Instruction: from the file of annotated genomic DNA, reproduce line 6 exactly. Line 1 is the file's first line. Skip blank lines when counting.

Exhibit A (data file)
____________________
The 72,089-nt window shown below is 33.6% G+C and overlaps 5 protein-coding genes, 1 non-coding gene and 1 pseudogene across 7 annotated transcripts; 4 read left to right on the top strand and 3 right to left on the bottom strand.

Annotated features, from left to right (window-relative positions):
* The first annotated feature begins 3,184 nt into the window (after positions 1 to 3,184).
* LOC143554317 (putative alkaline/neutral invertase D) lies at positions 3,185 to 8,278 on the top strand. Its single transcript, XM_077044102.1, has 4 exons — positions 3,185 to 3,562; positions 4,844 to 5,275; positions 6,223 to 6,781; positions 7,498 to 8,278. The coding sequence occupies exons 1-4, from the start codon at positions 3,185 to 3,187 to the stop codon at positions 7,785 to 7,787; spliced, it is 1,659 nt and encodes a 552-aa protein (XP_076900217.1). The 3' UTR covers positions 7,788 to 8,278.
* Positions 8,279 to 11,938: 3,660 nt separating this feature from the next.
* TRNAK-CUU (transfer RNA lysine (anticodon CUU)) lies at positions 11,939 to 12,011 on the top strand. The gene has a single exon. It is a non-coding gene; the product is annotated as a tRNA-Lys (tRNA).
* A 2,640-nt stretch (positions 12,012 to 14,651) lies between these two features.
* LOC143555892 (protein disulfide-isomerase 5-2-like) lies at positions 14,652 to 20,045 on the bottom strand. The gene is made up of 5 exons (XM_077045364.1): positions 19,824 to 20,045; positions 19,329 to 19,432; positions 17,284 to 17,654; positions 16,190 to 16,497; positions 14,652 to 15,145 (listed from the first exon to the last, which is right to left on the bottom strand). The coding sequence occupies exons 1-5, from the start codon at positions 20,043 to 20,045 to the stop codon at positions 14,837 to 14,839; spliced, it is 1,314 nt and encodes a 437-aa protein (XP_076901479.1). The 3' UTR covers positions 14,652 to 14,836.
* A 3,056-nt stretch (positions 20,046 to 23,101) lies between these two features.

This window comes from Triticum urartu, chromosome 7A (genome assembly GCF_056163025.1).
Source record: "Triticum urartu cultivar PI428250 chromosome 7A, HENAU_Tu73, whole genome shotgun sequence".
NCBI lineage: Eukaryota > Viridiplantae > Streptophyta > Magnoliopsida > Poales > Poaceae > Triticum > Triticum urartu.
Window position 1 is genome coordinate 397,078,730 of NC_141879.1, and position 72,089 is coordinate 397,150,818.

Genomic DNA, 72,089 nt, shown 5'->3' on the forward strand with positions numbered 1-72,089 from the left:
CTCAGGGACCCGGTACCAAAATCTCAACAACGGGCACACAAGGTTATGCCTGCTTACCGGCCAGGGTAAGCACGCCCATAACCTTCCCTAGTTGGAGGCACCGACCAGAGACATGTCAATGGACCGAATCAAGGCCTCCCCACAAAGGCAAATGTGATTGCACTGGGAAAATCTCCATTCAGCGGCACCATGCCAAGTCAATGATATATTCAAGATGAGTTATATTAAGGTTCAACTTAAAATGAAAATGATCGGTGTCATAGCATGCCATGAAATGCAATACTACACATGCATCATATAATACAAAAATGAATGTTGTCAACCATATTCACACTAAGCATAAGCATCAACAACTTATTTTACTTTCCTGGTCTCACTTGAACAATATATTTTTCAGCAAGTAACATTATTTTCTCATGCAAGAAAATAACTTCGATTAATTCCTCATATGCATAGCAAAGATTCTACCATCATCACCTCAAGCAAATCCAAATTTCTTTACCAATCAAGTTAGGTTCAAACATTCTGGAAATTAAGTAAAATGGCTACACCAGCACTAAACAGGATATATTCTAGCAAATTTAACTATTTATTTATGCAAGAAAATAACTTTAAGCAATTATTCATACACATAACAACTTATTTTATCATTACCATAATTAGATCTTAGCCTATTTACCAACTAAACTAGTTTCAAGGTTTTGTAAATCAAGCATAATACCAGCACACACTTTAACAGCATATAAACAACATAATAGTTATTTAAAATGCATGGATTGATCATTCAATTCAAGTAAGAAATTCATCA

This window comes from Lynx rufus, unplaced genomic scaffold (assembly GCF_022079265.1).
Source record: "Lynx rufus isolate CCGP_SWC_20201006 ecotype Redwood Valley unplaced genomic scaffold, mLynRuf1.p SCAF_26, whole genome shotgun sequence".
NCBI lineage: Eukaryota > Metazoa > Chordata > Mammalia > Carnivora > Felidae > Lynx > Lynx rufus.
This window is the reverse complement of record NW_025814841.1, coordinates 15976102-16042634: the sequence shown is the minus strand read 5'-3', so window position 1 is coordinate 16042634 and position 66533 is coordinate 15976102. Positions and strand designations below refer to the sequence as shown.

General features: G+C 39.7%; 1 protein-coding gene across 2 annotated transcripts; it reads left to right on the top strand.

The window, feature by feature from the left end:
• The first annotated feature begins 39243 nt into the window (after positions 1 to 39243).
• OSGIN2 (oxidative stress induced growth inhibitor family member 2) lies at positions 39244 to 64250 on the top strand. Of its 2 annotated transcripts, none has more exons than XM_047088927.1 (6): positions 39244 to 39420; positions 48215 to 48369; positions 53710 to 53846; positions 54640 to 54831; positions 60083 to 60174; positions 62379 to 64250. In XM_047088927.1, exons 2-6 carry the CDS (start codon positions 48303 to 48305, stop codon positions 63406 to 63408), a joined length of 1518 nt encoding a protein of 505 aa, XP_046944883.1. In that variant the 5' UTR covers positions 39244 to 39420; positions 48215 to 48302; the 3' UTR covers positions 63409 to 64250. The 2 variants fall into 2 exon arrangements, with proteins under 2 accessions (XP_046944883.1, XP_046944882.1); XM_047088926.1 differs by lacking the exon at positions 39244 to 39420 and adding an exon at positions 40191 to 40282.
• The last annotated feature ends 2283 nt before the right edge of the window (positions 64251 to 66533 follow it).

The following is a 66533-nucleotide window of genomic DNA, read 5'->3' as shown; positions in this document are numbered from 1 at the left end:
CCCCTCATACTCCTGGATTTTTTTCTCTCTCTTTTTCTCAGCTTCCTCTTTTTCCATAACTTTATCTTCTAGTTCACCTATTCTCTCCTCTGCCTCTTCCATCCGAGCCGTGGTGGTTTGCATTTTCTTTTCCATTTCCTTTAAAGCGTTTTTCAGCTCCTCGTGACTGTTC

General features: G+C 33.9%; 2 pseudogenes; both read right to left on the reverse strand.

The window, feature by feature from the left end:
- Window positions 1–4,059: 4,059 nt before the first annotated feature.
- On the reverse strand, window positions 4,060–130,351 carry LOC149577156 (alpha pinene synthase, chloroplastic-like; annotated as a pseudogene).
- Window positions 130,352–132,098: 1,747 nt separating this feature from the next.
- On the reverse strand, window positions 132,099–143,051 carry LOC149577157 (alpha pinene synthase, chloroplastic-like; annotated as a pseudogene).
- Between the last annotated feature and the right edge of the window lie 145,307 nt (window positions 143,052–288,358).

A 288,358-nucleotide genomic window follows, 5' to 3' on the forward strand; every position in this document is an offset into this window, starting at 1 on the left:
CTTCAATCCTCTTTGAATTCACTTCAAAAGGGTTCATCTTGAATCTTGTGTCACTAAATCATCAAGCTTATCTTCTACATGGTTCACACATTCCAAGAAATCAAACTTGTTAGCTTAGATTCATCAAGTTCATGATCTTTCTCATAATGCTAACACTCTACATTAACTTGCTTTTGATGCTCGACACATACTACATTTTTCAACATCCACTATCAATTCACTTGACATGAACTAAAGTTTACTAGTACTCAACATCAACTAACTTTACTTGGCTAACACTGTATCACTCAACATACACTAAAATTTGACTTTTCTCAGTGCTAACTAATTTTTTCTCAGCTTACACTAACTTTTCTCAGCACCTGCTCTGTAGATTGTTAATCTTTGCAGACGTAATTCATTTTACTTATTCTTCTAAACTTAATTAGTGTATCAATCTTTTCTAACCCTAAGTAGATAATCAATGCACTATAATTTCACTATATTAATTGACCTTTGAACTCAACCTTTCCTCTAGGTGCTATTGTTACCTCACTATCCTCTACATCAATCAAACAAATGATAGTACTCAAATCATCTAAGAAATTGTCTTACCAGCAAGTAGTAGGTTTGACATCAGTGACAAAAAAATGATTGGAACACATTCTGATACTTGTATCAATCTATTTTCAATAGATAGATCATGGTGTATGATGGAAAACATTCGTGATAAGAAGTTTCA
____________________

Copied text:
* TRNAK-CUU (transfer RNA lysine (anticodon CUU)) lies at positions 11,939 to 12,011 on the top strand. The gene has a single exon. It is a non-coding gene; the product is annotated as a tRNA-Lys (tRNA).